Looking to get away, but is the cost of living limiting your options? Well, train tickets will be lowered by up to half in April and May. The news comes as the government works on ways to lessen the burden by offering cheap train travel.
Over one million train ticket prices will be lowered in spring, the Transport secretary announced. The sale is known as the Great British Rail Sale.
The hope from the Department of Transport is that these measures will help harder pressed families to be able to afford trips across the UK for staycation holidays. They want to restore train travel numbers to pre-pandemic levels with this deal of up to %50 off tickets.
The Great British Rail Sale includes trips from York to Leeds for just £2.80, which has been reduced from £5.60 for a single train journey.
Grant Shapps, the transport secretary said: “For the first time ever, operators across the rail industry are coming together to help passengers facing rising costs of living by offering up to 50% off more than a million tickets on journeys across Britain.
“There’s no better time to visit friends, family or just explore our great country, so book your tickets today.”
If you’d like to snap up these cheap train tickets, they are on sale now on a first-come-first-serve basis and available for the journey from 25th April to 27th May.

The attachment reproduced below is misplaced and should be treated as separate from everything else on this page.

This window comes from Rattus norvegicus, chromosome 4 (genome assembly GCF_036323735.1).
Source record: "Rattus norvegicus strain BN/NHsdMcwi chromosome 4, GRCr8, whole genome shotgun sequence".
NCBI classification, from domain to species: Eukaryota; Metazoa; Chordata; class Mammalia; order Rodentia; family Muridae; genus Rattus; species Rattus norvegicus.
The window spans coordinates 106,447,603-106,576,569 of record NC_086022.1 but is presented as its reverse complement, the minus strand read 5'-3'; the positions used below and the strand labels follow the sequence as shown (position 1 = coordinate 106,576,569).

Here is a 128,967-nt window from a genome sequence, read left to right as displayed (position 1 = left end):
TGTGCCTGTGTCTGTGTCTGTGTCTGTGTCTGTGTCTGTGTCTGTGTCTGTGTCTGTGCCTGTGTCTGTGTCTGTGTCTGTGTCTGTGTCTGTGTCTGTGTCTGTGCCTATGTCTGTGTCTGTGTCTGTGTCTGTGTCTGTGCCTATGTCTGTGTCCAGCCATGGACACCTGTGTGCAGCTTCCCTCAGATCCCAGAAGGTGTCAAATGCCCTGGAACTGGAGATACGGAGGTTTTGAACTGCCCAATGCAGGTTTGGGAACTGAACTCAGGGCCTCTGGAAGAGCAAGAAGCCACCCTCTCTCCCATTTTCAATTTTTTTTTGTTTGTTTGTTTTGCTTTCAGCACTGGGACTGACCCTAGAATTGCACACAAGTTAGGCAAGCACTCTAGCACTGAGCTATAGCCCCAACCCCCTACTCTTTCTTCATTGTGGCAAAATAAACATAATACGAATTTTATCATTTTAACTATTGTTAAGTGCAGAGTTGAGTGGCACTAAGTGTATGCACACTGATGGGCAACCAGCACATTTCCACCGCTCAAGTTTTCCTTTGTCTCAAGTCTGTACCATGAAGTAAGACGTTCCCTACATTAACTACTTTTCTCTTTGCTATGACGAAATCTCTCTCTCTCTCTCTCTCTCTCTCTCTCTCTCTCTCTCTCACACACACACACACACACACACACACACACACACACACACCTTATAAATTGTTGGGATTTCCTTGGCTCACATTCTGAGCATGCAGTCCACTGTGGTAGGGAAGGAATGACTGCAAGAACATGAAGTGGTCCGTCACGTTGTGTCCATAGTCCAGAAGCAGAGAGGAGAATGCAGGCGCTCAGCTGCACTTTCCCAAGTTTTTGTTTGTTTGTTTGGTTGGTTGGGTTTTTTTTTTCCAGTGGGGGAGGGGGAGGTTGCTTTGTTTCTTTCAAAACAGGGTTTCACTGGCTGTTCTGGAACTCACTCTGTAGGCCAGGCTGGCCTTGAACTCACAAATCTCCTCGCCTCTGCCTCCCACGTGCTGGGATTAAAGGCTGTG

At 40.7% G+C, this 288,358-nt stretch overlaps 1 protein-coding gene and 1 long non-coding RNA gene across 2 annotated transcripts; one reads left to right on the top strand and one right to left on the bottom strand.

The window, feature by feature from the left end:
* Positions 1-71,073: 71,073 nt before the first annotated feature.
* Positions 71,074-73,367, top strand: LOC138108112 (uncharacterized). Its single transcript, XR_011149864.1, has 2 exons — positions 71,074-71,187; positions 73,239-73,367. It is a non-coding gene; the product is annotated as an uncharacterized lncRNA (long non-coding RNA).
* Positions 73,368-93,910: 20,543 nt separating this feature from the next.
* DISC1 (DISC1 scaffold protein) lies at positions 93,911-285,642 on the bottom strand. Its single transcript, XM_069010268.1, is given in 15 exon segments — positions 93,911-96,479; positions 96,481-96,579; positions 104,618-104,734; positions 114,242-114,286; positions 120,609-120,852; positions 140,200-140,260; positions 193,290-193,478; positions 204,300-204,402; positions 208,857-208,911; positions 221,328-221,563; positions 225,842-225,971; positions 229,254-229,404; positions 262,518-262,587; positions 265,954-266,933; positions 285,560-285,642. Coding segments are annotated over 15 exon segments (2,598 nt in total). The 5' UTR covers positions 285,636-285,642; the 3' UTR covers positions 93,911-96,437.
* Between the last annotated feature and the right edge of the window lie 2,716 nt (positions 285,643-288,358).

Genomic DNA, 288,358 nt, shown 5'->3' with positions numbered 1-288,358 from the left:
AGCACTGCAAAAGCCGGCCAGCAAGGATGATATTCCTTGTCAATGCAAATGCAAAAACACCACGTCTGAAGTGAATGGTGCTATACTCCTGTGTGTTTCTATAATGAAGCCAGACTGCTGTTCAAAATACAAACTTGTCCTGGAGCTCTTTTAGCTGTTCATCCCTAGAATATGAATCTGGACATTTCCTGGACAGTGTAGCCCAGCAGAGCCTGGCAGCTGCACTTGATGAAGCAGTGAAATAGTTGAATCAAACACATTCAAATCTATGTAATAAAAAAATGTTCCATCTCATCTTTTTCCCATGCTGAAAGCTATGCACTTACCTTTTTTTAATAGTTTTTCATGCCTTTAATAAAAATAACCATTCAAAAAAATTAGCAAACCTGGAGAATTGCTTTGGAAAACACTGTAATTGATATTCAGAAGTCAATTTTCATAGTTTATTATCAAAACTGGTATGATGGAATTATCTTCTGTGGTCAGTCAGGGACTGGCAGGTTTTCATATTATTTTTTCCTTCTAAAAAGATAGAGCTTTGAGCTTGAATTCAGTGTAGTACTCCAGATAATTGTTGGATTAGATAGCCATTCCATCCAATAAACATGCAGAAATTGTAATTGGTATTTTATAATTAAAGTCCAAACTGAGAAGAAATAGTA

You can get your tickets online from participating retailers.
The ‘Great British Rail Sale’ has been criticised for a number of reasons, the most serious of which is that it does not aid commuters who are experiencing rising travel costs.
Louise Haigh, the shadow transport secretary said the discounts will be a “small comfort to passengers” after years of “soaring fares”.
Adding, “A decade of brutal Tory fare hikes have priced people off our railways.”
“This temporary respite will be small comfort to passengers who had thousands taken out of their pockets from soaring fares since 2010.
“And the decision to end the sale just before half-term will mean many families face the same punishing costs over the holidays.”